Refai TA, Hassan AA. Ganglion cell complex changes with long-standing diabetic macular oedema among Egyptian diabetic patients: an optical coherence tomography study. J Egypt Ophthalmol Soc [serial online] 2018 [cited 2018 Aug 21];111:25-32. Available from: http://www.jeos.eg.net/text.asp?2018/111/1/25/237644


  Introduction Top


Background and statement of the problem

Diabetic retinopathy is the chief cause of vision loss in working-age individuals all over the world, primarily owing to macular oedema [1]. Optical coherence tomography (OCT) has the potential of measuring retinal thickness and structure, thus producing cross-sectional and three-dimensional optical images of the macula. It provides objective and quantitative assessment of macular oedema. Optical coherence tomography is also a useful tool for following up the effects of treatment of clinically significant macular oedema quantitatively [2]. Recently, OCT has detected loss of ganglion cell complex (GCC) [3],[4] consisting of three retinal layers: (a) the retinal nerve fiber layer (RNFL), the ganglion cell layer, and the inner-plexiform layer, which become thinner as the ganglion cells die from glaucoma [5] and could be an early indicator of this disease [6]. GCC evaluation yielded better results than RNFL evaluation in detecting early glaucoma in some studies [7], and when added to RNFL data, it enhanced detection of glaucoma in both pre-perimetric and perimetric stages [8]. In this research, GCC parameters in cases with long-standing diabetic macular oedema were studied to find out if these structures, namely, the RNFL, the ganglion cell layer and the inner-plexiform layer, were affected with long-standing diabetic macular oedema to emphasize the need for seriously treating these cases before irreversible damage happens ([Figure 1]).
Figure 1 Different ganglion cell complex (GCC) parameters studied in both eyes with relatively normal right eye and abnormal left eye parameters.

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Objective

The aim of this work was to evaluate the changes in the GCC parameters in eyes with long-standing diabetic macular oedema compared with otherwise normal eyes, thus emphasizing the need for seriously treating these cases.


  Patients and methods Top


Sixty eyes of 38 Egyptian patients were included in the study. There were 38 eyes of 25 male patients and 22 eyes of 13 female patients. The study was performed in the Research Institute of Ophthalmology, Giza, Egypt, between September 2016 and May 2017. The eyes were divided into two groups: group A (30 eyes) included eyes of patients with long-standing diabetic macular oedema (>1 year duration), and group B (30 eyes) included eyes of patients without apparent ocular pathology as a control. Both groups were examined by ocular coherence tomography (Optovue; Incorporated, Fremont, California, USA) focusing on GCC parameters, including overall average thickness (GCC-AVG, average); average thickness for superior hemisphere (GCC-superior); inferior hemisphere (GCC-inferior); global loss volume (GLV), which is the sum of fractional deviation (FD) showing the percentage of GCC loss in areas where FD is negative; focal loss volume (FLV), which is the sum FD in the region where there is significant focal loss in GCC; and macular thickness in microns. Macular oedema was confirmed by OCT showing diffuse thickening, flattening of foveal depression or intraretinal hyporeflective cystic spaces (cystoid macular oedema). Best-corrected visual acuity in Snellen lines was also reported. Collected data were arranged and analysed using the suitable statistical methods. We calculated the mean values and SD for quantitative data. Comparison tests (t-test) and correlation tests (Pearson) were also performed. χ2-Test for categories of data was also performed as necessary.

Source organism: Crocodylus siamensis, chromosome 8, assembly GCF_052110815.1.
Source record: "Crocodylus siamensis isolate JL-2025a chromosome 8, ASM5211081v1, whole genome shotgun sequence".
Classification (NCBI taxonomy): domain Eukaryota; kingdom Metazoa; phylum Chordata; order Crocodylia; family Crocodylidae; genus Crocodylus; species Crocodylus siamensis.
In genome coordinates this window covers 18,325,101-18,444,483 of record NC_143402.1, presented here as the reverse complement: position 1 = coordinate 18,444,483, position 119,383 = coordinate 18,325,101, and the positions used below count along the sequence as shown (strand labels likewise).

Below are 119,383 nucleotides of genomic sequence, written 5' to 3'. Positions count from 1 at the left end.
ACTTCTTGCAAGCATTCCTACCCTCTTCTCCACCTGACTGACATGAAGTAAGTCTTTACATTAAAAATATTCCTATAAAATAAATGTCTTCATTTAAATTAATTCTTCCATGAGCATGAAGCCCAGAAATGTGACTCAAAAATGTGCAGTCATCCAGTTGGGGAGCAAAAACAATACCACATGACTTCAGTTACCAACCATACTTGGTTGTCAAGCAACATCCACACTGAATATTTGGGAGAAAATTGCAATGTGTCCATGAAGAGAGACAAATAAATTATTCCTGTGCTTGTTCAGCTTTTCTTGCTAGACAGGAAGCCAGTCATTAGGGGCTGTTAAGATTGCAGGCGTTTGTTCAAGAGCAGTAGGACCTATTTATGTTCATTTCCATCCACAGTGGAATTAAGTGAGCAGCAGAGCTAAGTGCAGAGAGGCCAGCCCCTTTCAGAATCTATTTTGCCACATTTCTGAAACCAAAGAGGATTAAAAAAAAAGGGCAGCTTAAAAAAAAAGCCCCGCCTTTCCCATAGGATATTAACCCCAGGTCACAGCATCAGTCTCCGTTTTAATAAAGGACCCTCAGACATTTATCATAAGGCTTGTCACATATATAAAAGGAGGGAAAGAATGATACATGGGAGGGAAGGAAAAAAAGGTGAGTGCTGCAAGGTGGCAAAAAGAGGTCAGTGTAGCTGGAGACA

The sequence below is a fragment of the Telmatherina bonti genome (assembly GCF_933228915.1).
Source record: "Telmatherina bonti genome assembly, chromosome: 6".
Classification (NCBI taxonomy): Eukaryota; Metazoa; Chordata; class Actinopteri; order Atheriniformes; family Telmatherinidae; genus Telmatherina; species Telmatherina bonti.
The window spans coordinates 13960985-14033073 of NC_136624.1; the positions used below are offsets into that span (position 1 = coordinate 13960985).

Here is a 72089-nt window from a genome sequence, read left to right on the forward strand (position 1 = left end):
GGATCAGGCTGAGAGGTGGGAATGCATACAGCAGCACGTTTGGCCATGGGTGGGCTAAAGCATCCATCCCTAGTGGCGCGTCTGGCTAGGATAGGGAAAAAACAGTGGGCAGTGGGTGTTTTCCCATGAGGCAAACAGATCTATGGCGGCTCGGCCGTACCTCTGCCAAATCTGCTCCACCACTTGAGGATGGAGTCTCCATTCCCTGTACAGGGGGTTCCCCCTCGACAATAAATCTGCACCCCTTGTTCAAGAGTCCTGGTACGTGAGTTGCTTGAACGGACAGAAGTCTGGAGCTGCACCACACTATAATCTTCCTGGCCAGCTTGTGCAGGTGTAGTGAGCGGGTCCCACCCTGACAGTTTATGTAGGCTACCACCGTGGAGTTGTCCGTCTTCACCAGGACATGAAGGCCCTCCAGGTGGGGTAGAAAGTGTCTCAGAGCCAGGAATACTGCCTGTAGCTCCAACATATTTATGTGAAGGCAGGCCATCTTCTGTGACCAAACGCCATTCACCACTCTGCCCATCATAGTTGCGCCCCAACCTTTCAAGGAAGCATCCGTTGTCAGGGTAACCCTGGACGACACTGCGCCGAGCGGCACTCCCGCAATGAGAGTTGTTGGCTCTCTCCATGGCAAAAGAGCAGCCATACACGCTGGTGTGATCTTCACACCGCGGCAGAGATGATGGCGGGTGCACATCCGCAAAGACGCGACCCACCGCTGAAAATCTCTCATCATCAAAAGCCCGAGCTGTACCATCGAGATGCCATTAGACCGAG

The significance of the data was determined using the probability (P). P value greater than 0.05 was considered nonsignificant, P value of less than 0.05 was considered significant, and P value of less than 0.01 was considered highly significant.

The following were set as the exclusion criteria: (a) gross retinal pathology like degenerative myopia, retinitis pigmentosa, retinal and choroidal dystrophies and degenerations; (b) significant macular ischemia; (c) previous retinal surgeries or laser treatment (ttt); (d) glaucomatous patients; (e) previous vascular occlusions; and (f) macular oedema less than 1-year duration.


  Results Top


General findings